Sermon for Sunday, April 25, 2021 – “Shepherding God”

Fourth Sunday of Easter
Good Shepherd Sunday
Good Shepherd Lutheran Church
Decorah, Iowa
Rev. Amy Zalk Larson

Click here to read scripture passages for the day.

Today is Good Shepherd Sunday. Every Fourth Sunday of Easter, the whole church focuses on how Jesus is our Good Shepherd. We pray with the words of Psalm 23 which help us to trust in God our shepherd. This is a day for the whole church, but it feels especially significant for this congregation as we gather on land that used to be a sheep farm. Psalm 23 is meaningful all the time, but it feels especially important as we enter this time of transition as a congregation. As we begin gathering again, as we move out of isolation and back into community, our shepherd is leading us on this journey. So today I want to invite us to dive deep into Psalm 23. I’ll walk us through the Psalm as it is printed in your bulletin; you’re invited to follow along there. (The Psalm translation is from Evangelical Lutheran Worship, Copyright © 2019 Augsburg Fortress. All rights reserved. License # SB118886)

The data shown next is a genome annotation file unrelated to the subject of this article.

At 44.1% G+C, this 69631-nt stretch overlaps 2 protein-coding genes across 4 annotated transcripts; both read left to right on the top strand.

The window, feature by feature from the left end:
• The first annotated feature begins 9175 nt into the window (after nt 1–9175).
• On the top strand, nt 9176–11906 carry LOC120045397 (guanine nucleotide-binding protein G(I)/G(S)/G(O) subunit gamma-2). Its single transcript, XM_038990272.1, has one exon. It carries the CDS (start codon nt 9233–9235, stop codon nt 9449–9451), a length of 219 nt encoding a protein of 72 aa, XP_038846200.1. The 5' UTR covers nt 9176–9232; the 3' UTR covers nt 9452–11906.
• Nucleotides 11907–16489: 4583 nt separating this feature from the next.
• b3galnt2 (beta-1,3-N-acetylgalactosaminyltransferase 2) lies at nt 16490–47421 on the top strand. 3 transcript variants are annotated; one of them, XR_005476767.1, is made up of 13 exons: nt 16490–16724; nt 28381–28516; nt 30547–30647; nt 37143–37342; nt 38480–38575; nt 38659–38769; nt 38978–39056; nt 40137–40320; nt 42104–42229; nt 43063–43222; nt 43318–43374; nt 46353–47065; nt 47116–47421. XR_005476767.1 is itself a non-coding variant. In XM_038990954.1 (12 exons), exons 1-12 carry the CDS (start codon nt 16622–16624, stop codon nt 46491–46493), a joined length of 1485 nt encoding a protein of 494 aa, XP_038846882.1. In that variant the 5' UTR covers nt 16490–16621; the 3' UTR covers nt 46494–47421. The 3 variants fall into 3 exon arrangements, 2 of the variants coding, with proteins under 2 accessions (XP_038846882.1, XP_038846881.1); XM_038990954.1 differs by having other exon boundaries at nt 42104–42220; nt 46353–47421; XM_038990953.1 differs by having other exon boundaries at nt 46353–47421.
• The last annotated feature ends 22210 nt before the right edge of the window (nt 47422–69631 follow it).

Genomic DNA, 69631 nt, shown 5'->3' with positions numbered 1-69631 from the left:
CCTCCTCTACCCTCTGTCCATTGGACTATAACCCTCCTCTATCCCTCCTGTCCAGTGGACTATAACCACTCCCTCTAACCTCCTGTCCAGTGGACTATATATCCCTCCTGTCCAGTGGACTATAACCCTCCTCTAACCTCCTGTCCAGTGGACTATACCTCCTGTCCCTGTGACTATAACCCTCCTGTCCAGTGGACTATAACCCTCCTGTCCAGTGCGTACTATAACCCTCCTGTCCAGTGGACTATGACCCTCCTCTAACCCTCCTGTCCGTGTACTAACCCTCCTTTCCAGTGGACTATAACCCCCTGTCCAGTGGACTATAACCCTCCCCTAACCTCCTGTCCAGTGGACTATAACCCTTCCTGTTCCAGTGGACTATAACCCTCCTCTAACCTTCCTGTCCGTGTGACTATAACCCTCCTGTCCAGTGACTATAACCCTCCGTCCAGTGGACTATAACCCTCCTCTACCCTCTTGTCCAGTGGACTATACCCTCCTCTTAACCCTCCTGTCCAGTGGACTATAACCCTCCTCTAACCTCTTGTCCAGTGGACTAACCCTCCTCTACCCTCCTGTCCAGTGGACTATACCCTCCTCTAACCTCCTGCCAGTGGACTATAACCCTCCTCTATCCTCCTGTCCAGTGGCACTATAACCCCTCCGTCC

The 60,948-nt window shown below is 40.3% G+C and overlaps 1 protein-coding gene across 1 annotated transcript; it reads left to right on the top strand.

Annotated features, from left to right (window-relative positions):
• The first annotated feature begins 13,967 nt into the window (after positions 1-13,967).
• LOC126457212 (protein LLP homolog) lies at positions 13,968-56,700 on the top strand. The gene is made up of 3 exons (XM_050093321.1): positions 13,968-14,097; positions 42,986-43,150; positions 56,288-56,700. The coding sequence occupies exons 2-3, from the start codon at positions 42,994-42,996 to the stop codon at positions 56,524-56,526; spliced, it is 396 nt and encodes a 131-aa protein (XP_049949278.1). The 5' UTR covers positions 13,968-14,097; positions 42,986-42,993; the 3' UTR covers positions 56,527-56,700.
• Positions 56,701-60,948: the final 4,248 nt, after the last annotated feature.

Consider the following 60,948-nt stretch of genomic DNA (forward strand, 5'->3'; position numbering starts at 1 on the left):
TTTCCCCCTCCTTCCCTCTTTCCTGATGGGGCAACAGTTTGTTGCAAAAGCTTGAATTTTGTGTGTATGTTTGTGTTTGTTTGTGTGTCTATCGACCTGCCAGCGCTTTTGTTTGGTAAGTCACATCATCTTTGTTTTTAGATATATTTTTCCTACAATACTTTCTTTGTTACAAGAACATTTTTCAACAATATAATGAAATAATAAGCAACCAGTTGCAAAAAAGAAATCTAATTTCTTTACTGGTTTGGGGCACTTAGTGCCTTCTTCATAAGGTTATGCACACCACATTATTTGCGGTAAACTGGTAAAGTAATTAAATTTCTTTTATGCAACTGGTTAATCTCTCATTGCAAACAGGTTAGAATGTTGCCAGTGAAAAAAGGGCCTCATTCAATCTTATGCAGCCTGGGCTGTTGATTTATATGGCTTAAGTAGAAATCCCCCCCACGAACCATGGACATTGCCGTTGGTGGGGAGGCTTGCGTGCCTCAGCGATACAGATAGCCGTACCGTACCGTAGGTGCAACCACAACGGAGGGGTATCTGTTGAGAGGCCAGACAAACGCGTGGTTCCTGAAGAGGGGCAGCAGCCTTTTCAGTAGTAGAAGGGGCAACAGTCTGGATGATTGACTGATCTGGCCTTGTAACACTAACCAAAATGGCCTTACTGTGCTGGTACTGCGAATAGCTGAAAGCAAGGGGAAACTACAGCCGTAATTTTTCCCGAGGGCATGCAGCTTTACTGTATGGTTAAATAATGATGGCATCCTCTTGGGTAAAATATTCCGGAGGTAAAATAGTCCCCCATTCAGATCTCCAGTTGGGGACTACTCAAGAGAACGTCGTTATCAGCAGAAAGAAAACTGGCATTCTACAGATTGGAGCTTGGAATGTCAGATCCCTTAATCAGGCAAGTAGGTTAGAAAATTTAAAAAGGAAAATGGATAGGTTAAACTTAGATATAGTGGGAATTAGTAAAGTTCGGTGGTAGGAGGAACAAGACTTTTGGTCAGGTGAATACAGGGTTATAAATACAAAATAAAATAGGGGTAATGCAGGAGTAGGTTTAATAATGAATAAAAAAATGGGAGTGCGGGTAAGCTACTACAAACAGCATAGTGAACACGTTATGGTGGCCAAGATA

1The LORD is my shepherd; I shall not  be in want.

Shepherds provide sheep with enough to eat so that they aren’t left wanting, needing more. Yet shepherds also must ensure that sheep don’t get too much. Sheep are almost always wanting, al- most always hungry. If they’re turned loose in a lush pasture or allowed to free feed on hay, they will usually overeat. Shepherds these days even vaccinate their sheep against enterotoxaemia or “overeating disease”. It’s the shepherd’s responsibility to keep sheep from over consuming. This is important for the health of individual sheep and for the sake of the herd for the long haul. Shepherds must ensure pasture isn’t over grazed so that there is enough for the whole herd for the long term.